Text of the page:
This research project is focused on investigation and simulation of radiation detector failures. This technical device are used in Nuclear Medicine where the problem associated with detection canceled to major damage to staff and patients.
Investigation focused on the determination of failure cause for detectors and other equipment like monitors and so on and assessment of post-detection actions
Simulation focused on the determination of a mathematical equation of detector failure prediction and assessment of suitability of the detectors (optional)
The first phase will result in the list of major failure causes referred to detectors and the associated equipment. The method are based in statistical data analysis and simulation using electron tools, the exact list of calculated parameters and software will be determined during the simulation phase of the project. Suitability assessment is optional due to the need in survey and will be carried out only if agreed with practicing professionals.
In 1895Wilhelm Röntgen discovered X rays. A lot has changed and now different types of particles, different physical and chemical methods are used for imaging and for radiation determination. (Grupen 2012).
Nuclear Medicine is a fast growing field (Candela 2015; Ranger 1999), but radiation exposure remains dangerous, so the accurate detection is essential
Today the basic radiation detector systems look like the one presented on figure 1.
Figure 1 Basic radiation detector system
Describing radiation detectors Seco (2014) listed three general modes of operation. The most common ones used in dosimetry to detect and evaluate radiation are pulse mode enabling work up to very high event rates and current mode, the third one is mean square voltage mode.
Failures when operating radiation detector can happen as for any other technical device, but in this case they could cost members of stuff and patients even their lives.
The failures can be in detector itself or in transferring elements: monitors, cables and so on. Several types of detectors used in Nuclear Medicine are listed below together with the most common specific problems (Seco 2014):
End-window Geiger Muller detector (GMD)
These well-known and probably the most commonly used detector is a very vulnerable to damage by contact stiff parts, with any angular thing. For example, technicians can accidently damage it with tools. In such case, the detectors can implode leading to the whole replacement, as it is impossible to repair it. Solvents affect the performance of the detector as the conductive coating (DAG) is sensitive to them and can be even removed. It is impossible to prevent contact with chemicals. Thus, it is a common problem, which it is hard to identify on initiatory state, so it is uneasy to prevent further damage.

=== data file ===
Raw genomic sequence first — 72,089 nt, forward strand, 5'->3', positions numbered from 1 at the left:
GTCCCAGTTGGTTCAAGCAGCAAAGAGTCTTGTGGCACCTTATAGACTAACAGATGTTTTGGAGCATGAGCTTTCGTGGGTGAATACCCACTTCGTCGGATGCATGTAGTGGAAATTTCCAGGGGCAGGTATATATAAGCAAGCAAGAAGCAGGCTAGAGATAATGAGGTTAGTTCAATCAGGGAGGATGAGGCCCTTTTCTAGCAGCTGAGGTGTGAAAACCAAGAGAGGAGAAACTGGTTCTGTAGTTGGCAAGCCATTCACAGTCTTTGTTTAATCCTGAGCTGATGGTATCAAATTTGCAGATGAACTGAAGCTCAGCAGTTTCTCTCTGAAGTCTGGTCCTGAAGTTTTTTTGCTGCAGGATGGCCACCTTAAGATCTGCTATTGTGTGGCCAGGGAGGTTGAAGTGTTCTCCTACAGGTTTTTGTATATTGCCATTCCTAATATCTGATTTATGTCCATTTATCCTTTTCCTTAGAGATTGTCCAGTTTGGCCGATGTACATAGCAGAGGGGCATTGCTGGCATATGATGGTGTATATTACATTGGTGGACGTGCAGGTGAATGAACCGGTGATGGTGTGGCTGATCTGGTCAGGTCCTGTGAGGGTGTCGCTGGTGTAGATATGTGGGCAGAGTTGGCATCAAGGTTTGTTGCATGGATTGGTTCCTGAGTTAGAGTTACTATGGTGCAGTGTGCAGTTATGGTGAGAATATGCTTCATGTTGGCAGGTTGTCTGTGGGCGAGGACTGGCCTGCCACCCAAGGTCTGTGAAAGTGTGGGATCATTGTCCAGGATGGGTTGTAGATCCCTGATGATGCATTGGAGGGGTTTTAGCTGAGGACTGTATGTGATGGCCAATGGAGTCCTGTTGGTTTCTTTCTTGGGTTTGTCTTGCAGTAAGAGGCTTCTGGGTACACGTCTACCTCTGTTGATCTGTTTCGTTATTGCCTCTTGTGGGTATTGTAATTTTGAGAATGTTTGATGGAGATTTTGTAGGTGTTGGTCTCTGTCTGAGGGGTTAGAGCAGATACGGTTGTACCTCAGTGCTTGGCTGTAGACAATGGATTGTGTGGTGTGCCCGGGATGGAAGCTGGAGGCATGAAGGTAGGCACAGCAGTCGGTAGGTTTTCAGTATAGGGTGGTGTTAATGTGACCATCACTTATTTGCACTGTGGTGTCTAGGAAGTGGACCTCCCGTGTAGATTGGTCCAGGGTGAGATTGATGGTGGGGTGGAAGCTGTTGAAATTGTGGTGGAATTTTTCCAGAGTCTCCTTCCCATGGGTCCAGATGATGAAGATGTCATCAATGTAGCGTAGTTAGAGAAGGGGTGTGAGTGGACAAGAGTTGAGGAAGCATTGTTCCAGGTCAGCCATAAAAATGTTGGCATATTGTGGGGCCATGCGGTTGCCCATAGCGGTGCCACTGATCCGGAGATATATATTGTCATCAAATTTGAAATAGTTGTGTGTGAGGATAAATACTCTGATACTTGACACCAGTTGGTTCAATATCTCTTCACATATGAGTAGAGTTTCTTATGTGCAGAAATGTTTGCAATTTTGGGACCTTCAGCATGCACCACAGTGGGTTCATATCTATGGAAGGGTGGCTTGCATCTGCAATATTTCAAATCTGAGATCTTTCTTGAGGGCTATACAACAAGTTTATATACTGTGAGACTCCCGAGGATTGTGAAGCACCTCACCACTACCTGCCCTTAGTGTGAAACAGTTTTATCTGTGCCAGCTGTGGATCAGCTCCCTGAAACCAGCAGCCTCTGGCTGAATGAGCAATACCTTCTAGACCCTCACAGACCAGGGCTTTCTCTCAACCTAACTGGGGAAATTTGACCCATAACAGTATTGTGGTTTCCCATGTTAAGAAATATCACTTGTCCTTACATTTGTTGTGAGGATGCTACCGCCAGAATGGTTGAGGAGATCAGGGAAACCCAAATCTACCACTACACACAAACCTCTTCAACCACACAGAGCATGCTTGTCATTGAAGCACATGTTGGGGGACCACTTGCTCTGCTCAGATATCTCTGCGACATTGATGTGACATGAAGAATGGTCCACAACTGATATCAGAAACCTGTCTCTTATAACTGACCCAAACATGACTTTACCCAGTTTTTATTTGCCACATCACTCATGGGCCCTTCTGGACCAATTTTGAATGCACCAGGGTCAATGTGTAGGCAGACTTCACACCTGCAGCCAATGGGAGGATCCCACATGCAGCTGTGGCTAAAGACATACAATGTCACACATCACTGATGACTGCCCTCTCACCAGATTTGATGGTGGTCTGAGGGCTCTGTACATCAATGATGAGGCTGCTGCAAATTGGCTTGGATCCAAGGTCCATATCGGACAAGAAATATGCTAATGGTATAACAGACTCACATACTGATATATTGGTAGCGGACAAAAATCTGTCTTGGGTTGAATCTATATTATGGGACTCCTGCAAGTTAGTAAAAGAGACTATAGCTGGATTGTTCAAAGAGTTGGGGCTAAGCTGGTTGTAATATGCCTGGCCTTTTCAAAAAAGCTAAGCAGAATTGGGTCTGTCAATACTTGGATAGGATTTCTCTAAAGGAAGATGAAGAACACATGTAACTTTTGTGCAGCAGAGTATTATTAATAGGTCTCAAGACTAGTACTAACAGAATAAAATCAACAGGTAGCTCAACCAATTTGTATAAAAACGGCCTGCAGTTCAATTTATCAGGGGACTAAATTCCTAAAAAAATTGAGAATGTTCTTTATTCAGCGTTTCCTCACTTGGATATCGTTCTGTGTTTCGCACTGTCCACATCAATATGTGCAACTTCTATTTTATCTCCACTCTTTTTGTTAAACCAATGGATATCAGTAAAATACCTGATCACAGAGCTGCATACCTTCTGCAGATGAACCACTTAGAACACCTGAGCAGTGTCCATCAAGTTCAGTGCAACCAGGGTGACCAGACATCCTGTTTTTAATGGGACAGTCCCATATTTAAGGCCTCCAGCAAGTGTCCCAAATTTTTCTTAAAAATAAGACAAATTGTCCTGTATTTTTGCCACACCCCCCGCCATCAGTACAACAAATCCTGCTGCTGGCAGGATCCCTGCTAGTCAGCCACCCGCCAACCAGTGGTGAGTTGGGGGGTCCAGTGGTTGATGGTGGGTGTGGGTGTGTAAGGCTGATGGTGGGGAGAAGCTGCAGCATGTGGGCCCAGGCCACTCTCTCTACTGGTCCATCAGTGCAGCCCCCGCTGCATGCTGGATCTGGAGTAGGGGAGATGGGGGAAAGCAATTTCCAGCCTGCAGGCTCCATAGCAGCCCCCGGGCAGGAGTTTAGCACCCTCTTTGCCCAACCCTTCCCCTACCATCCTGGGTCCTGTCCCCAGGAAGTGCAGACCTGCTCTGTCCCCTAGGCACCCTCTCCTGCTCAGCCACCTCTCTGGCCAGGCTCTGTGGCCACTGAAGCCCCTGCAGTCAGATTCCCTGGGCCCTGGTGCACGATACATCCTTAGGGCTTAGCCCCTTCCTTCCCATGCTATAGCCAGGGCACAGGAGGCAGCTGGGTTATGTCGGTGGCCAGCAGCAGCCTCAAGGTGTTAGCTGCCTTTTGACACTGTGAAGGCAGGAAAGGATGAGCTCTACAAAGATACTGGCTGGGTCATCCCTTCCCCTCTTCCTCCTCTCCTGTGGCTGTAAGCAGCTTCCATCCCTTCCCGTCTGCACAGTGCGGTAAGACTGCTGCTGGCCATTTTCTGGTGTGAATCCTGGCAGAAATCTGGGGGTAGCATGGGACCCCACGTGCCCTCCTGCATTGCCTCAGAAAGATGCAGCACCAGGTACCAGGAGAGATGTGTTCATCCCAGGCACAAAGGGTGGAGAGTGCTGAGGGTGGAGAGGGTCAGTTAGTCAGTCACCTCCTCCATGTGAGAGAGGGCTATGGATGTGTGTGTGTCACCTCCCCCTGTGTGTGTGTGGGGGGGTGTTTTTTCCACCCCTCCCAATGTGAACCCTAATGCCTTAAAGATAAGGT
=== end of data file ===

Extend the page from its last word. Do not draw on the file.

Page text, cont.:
Thin-window alpha and beta scintillation detectors
Thin window pron to damage, which generally results in leakages. Light transgresses and, as a result, background count rates rises or whistling noises became visible affecting the results and professional decisions. Still it is not fatal, as the professional can replace the foil. This replacement is relatively easy to perform. Photo-multiplier tubes sensitivity towards magnetic interference is familiar to all experts; it can become a major problem in the facilities lacking space or with insufficiently considered organization. Even magnetic behavior of cables should be taken into account.
Sodium iodide scintillation detectors
In these detectors water contamination is intolerable, because it effectively increases the energy critical points and reduces the sensitivity ending light leakage or the formation of yellow patches. The main cause of the contamination is damaged integrity. In the worst case, damage leads to shattering of the crystal and following obvious loss in sensitivity. As for the other scintillation detectors, magnetic fields should be avoided.
Sealed thin-window proportional counters
These detectors do not implode, however gradually lose their sensitivity if punctured. This damage despite different nature still leads to total replacement like in the GMD cases, but even more expensive, so it definitely can become a problem for public departments. The increased service costs should be budgeted as damages can show any moment. The progressive sensitivity-cutting is also dangerous, because it can pass unnoticed or be misinterpreted.